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The Supreme Court of The Gambia and the power of parliament in the budget making process: Opinion on the judgement!

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The recent judgment passed by the Supreme Court of The Gambia, herein referred to as ‘the court’, on a matter between two civil society organisations and parliament, has stimulated a great debate in the public space on separation of powers and the rule of law in The Gambia. It should be a good case of interest for scholars who are interested in parliamentary independence and democracy, particularly in The Gambia where the subject has little or no attention and literature.

The two civil society organisations invoked the original jurisdiction of the Supreme Court seeking, inter alia, a declaration that the amendment done by the National Assembly by including a budget line item of D54.4m is in contravention of Sections 151, 152, and 155 of the Constitution and a violation of Section 47 of the Public Finance Act, 2014.

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The court, in a unanimous decision, held that the inclusion of D54.4m by parliament in the Estimates contravened the provisions of Sections 152 and 155 of the Constitution as well as violated section 47 of the Public Finance Act; thereby stroke out the said sum from the Appropriation Act, 2021.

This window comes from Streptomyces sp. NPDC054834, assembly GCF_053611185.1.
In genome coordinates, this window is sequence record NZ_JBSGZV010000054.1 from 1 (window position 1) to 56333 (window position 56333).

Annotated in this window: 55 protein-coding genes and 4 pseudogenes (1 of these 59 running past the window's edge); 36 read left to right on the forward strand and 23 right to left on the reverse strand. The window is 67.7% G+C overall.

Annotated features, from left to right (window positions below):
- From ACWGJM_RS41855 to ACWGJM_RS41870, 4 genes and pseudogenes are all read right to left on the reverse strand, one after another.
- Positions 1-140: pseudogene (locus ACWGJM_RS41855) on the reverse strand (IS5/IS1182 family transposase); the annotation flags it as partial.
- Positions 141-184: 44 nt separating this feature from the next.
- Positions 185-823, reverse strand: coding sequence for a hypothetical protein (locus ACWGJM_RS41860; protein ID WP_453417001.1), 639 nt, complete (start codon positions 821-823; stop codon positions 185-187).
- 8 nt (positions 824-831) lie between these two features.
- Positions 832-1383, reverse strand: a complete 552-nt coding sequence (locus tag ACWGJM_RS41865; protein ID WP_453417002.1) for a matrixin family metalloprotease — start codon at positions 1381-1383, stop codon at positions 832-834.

The court, however, in its judgment sees “…NOTHING inconsistent with or in contravention of the Constitution on setting up loan scheme for the members and staff of the National Assembly…” This simply means, as per the court, the allocation of funds for loan scheme for members and staff of the National Assembly was legally, ethically, and morally correct, but flawed the procedure or process. The initiative and objective of the scheme was not to enrich any member or staff of the National Assembly.

Now, let us to get into the issue how we respectfully disagree with the court in faulting the procedure or process of parliament allocating funds in a purported creation of a new budget line item in the Estimates by parliament. Why the word ‘purported’ new budget line is used would be answered later.

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The Annual Estimates and the Annual Appropriation Bill

In an attempt to interpret the word ‘approve’ in section 152(1A), the Supreme Court failed to interpret the preceding word ‘consideration’ and I do not know why but its interpretation could have had significant bearing on the case.

Similarly, the court misconstrued a bill under 101, which has no bearing on the suit, with the Annual Estimates of Revenue and Expenditure which is the main issue for determination under section 152.

The court failure to give meaning to the word ‘consideration’ in Section 152 suggests a deliberate move to deny parliament that flexibility intended by the drafters, knowing fully well that interpreting the word may led them to inquire into the standing orders of parliament which they lack jurisdiction as per Section 108, unless it is contrary to the Constitution. It must be emphasised that the Constitution in this case is silent on how the Estimates should be considered but the standing orders of parliament did detail out the consideration stage of the Estimates extensively.